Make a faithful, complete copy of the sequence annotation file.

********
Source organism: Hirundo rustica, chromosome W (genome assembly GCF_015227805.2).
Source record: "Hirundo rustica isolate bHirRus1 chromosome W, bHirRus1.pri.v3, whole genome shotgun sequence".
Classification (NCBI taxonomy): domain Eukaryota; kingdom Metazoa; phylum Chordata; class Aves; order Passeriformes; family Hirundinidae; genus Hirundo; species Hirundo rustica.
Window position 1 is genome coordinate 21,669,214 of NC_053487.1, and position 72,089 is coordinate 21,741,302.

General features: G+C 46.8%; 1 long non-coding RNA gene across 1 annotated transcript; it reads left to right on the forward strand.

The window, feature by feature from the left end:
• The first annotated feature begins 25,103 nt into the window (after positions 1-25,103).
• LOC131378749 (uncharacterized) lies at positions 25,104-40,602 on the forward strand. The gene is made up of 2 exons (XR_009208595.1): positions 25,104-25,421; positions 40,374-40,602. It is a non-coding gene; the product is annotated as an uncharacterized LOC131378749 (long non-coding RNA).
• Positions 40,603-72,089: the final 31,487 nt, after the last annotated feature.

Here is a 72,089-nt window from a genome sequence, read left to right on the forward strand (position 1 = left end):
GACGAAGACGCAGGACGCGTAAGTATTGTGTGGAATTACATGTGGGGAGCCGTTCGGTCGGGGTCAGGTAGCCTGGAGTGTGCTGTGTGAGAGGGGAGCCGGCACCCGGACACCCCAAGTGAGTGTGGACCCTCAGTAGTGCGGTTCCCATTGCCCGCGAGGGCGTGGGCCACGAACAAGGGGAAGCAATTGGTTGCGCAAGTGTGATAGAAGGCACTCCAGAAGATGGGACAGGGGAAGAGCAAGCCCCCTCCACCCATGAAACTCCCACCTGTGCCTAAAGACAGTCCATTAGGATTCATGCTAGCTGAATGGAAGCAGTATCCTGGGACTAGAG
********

Source organism: Hirundo rustica, chromosome W (genome assembly GCF_015227805.2).
Source record: "Hirundo rustica isolate bHirRus1 chromosome W, bHirRus1.pri.v3, whole genome shotgun sequence".
Classification (NCBI taxonomy): domain Eukaryota; kingdom Metazoa; phylum Chordata; class Aves; order Passeriformes; family Hirundinidae; genus Hirundo; species Hirundo rustica.
Window position 1 is genome coordinate 21,669,214 of NC_053487.1, and position 72,089 is coordinate 21,741,302.

General features: G+C 46.8%; 1 long non-coding RNA gene across 1 annotated transcript; it reads left to right on the forward strand.

The window, feature by feature from the left end:
• The first annotated feature begins 25,103 nt into the window (after positions 1-25,103).
• LOC131378749 (uncharacterized) lies at positions 25,104-40,602 on the forward strand. The gene is made up of 2 exons (XR_009208595.1): positions 25,104-25,421; positions 40,374-40,602. It is a non-coding gene; the product is annotated as an uncharacterized LOC131378749 (long non-coding RNA).
• Positions 40,603-72,089: the final 31,487 nt, after the last annotated feature.

Here is a 72,089-nt window from a genome sequence, read left to right on the forward strand (position 1 = left end):
GACGAAGACGCAGGACGCGTAAGTATTGTGTGGAATTACATGTGGGGAGCCGTTCGGTCGGGGTCAGGTAGCCTGGAGTGTGCTGTGTGAGAGGGGAGCCGGCACCCGGACACCCCAAGTGAGTGTGGACCCTCAGTAGTGCGGTTCCCATTGCCCGCGAGGGCGTGGGCCACGAACAAGGGGAAGCAATTGGTTGCGCAAGTGTGATAGAAGGCACTCCAGAAGATGGGACAGGGGAAGAGCAAGCCCCCTCCACCCATGAAACTCCCACCTGTGCCTAAAGACAGTCCATTAGGATTCATGCTAGCTGAATGGAAGCAGTATCCTGGGACTAGAG